Have you ever had a great idea, set the wheels in motion and then something out of the blue derails it? Sometimes you’ll take a breath and stick to your plan or sometimes it may throw you off your path so that doubts then take over. So how do you make a plan when there are so many factors out of your control? How do you manage the ever changing trends in economic changes, technology innovation, natural disasters and industry cutbacks?
Changing a plan doesn’t mean the original one was all wrong. When working towards the career you want, make a plan and understand the key elements that you’re aiming for but be careful not to fill in all the blanks or stick to the plan at all costs. If a plan is so detailed and set so far into the future how can it account for the unforeseen events?
Unforeseen events can create hurdles but they can also create opportunities that you couldn’t have planned. Sometimes the chance events can have the greatest impact.
Serendipity, is finding something by accident while investigating something quite different. Sometimes when we’re so focused on one outcome we miss the possibilities that come at us from many directions. By focusing only on a specific formal job search, we miss where a casual conversation with an old friend can lead. By targeting only the blue chip employers, we close ourselves to the breadth and cutting edge opportunity with an emerging organisation.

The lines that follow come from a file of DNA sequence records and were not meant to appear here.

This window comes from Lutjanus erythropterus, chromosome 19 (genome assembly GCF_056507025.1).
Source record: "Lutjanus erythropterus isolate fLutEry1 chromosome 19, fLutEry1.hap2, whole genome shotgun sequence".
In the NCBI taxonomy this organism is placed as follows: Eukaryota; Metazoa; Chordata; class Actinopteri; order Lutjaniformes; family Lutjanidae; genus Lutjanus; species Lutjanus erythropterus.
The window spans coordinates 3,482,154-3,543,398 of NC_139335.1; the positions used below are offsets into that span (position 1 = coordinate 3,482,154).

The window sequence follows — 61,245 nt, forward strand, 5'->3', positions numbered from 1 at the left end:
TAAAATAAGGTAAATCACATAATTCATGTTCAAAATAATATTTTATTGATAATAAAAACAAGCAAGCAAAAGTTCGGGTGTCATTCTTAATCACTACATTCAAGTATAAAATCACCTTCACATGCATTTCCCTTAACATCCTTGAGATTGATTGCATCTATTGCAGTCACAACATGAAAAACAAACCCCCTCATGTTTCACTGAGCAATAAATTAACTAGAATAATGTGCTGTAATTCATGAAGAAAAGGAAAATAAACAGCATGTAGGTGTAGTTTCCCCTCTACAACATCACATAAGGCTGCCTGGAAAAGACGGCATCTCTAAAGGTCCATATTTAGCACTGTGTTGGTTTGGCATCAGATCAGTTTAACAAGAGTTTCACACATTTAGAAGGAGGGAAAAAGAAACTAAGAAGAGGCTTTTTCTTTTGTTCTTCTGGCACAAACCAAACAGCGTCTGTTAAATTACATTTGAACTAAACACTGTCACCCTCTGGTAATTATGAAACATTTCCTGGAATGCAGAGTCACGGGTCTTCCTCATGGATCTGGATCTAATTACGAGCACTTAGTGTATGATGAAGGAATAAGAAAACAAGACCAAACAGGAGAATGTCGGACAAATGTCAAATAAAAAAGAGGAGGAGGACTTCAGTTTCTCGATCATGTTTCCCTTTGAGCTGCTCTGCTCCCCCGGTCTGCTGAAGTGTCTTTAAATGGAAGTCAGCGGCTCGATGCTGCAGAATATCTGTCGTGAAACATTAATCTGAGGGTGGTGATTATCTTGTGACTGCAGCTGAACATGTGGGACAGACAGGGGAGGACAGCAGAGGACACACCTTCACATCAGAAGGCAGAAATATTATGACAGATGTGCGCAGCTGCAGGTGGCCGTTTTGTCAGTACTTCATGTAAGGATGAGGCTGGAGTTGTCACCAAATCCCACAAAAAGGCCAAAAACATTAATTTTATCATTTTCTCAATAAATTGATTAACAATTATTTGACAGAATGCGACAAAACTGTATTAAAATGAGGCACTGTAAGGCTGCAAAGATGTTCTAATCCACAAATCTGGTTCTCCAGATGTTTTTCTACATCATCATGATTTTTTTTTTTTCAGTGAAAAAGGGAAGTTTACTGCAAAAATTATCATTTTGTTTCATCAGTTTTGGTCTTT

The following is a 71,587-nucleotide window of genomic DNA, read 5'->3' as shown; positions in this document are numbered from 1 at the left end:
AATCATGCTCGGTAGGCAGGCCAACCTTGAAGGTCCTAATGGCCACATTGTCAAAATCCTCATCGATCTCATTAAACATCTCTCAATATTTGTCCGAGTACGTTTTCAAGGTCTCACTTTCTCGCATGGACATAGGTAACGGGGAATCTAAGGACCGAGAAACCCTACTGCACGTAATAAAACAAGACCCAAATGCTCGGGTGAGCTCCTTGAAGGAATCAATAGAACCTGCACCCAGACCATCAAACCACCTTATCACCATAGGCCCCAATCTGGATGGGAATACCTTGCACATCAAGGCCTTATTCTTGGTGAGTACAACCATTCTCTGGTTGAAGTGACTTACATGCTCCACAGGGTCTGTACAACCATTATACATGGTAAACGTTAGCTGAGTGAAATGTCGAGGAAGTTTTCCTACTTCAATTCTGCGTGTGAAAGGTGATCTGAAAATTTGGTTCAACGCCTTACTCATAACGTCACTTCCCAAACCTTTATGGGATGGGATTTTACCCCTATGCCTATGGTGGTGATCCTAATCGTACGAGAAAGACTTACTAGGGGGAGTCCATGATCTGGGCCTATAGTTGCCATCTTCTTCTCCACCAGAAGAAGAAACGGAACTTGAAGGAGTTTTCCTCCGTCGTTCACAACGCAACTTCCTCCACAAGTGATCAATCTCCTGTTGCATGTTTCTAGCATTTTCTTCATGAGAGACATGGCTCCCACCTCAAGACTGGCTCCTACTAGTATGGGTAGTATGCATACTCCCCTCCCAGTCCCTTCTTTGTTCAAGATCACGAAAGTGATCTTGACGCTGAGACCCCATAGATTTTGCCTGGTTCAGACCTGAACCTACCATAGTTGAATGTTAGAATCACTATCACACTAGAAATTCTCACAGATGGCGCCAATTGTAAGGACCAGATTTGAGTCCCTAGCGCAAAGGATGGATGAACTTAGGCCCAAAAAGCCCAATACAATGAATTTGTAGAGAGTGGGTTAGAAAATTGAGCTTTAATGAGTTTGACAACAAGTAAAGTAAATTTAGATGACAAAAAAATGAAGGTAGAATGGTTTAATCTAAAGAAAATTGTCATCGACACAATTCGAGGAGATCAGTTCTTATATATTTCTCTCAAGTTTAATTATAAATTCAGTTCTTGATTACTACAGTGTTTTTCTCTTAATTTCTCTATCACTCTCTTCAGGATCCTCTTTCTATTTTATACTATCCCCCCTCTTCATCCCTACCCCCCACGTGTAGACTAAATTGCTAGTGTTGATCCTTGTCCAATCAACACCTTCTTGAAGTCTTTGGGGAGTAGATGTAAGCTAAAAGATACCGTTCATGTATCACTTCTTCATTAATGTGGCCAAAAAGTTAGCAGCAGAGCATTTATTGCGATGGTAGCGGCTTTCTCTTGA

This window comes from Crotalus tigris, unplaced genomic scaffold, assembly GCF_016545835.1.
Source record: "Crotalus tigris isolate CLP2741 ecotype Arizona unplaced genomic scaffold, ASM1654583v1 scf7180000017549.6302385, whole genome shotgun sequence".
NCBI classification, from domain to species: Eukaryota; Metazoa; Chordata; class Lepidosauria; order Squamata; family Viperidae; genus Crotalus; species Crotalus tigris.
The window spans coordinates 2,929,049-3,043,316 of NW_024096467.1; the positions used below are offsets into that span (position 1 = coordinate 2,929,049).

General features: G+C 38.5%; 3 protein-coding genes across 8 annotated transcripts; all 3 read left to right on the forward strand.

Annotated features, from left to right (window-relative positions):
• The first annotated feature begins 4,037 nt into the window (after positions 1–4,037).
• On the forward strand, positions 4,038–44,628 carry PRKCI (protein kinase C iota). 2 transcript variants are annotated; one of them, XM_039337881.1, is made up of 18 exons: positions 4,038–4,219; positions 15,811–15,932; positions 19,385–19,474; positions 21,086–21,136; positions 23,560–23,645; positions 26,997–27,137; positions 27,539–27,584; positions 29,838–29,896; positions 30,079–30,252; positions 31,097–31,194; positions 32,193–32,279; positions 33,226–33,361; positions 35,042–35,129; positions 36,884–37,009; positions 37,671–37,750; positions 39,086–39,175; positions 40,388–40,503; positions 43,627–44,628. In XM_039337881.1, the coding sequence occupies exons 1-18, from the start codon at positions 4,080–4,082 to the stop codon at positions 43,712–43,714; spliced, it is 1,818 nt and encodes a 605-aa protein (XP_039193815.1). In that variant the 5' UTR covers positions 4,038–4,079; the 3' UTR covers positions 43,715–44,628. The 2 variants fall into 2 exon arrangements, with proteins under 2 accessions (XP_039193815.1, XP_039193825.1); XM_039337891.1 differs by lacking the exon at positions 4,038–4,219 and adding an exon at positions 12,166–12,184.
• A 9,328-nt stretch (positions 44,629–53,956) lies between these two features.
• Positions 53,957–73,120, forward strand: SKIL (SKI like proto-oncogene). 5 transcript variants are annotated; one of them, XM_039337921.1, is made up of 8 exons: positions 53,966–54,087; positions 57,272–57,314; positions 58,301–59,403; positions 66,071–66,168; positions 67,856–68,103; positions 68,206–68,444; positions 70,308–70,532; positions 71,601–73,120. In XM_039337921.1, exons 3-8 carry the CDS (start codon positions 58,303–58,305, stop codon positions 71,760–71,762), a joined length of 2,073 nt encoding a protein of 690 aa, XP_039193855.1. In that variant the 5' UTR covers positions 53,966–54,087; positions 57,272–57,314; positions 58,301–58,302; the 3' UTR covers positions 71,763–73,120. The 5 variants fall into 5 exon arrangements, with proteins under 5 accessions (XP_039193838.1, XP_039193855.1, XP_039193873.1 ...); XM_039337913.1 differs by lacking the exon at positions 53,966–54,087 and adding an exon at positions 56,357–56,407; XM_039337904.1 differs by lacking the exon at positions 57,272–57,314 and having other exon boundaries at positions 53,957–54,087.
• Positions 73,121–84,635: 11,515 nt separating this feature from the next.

If you’re more logical and business minded, a career plan should be like a business plan, to be reviewed every quarter or 6 months:
- Are you on track?
- What’s changed?
- Do you still want to head in that direction?
By being fluid rather than rigid, you allow yourself to change and adapt to the changing circumstances. They say that companies that remain rigid to their original plan and fail to innovate become obsolete.
Kodak is a classic example of ignoring growth, by sticking to traditional film they missed the opportunity to diversify into digital technology. People are the same, if we stick rigidly to our detailed plan we may be out of sync with what’s happening in the employment market, not take feedback on what to target or how to approach a career change.
Imagine you’re career plan is like going on a road trip. By reading the road signs, being open to trying a different route due to road closures or taking a side road to check out the amazing view, you may just find more than you bargained for.